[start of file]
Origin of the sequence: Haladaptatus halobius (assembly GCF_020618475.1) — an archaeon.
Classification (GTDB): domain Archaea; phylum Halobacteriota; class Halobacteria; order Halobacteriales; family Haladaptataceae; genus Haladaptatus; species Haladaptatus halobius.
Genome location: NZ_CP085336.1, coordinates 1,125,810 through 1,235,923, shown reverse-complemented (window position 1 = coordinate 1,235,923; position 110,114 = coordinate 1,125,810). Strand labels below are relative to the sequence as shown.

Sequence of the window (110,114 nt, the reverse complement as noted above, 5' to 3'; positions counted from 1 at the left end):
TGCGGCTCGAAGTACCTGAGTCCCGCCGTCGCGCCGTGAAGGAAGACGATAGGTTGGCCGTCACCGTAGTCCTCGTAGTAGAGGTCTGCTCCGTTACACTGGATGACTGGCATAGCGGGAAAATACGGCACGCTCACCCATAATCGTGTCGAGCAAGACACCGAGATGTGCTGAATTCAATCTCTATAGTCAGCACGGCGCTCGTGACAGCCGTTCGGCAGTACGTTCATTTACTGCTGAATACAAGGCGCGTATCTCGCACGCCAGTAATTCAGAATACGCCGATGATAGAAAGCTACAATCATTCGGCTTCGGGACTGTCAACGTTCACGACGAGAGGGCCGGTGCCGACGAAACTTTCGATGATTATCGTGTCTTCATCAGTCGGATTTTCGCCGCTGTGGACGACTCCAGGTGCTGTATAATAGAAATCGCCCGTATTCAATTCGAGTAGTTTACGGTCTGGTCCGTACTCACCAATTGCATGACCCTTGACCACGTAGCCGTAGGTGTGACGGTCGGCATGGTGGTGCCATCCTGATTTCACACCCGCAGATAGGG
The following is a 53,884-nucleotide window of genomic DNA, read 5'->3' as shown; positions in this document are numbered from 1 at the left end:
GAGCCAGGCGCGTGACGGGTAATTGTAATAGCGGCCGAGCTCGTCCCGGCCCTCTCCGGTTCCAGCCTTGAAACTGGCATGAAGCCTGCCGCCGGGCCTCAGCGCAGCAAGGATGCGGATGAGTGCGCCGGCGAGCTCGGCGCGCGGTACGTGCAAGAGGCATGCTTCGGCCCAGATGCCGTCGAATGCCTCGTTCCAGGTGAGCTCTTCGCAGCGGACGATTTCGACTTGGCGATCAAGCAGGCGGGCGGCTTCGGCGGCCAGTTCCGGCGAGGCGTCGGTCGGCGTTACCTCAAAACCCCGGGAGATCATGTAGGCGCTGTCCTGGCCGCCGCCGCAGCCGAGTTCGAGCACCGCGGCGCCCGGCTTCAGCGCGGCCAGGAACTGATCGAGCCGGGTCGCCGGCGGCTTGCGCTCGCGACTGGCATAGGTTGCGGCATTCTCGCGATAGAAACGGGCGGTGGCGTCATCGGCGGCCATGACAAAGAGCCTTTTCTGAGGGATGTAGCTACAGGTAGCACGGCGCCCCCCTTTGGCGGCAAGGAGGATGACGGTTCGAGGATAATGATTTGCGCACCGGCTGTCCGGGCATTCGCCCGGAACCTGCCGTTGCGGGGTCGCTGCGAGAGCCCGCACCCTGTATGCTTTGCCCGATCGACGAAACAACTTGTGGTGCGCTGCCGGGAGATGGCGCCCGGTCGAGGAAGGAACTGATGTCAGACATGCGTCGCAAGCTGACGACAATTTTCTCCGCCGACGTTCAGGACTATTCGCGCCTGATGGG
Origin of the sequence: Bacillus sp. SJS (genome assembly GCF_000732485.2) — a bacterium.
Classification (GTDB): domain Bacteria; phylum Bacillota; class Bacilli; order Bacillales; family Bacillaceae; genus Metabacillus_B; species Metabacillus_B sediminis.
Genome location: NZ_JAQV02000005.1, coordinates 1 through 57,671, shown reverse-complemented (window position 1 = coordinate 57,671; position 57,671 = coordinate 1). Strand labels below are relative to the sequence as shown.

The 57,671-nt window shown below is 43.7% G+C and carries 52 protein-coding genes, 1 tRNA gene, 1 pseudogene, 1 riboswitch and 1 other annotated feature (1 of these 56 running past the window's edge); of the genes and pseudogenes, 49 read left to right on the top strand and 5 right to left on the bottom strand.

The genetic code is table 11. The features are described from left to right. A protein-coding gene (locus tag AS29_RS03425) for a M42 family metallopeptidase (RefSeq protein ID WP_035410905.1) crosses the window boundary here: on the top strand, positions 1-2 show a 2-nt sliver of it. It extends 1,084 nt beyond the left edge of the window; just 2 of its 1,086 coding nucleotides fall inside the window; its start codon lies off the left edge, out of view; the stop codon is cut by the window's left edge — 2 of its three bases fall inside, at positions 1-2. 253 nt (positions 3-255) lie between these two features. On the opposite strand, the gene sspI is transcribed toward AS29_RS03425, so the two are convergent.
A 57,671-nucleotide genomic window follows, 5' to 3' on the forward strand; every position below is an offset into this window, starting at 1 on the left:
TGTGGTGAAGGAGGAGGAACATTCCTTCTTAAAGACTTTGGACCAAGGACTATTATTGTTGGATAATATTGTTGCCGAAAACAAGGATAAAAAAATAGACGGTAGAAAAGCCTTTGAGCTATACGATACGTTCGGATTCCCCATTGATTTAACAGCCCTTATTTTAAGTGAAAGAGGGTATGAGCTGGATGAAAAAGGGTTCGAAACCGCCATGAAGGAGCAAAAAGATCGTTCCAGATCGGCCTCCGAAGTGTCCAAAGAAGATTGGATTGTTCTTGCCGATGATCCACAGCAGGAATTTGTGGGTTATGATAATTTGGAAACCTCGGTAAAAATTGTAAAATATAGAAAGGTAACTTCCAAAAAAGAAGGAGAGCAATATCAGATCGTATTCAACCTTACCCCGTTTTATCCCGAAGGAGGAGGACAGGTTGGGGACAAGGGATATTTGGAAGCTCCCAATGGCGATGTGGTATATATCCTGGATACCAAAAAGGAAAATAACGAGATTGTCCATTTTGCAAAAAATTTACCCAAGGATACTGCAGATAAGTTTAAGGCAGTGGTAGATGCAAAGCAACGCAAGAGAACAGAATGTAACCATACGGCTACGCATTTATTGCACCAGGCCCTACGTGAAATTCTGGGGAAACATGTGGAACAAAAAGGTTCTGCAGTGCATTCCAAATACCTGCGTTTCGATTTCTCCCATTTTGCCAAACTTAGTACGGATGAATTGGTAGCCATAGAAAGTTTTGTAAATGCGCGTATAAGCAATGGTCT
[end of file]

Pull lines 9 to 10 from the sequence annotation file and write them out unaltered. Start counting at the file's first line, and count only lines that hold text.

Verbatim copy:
Classification (GTDB): domain Bacteria; phylum Bacillota; class Bacilli; order Bacillales; family Bacillaceae; genus Metabacillus_B; species Metabacillus_B sediminis.
Genome location: NZ_JAQV02000005.1, coordinates 1 through 57,671, shown reverse-complemented (window position 1 = coordinate 57,671; position 57,671 = coordinate 1). Strand labels below are relative to the sequence as shown.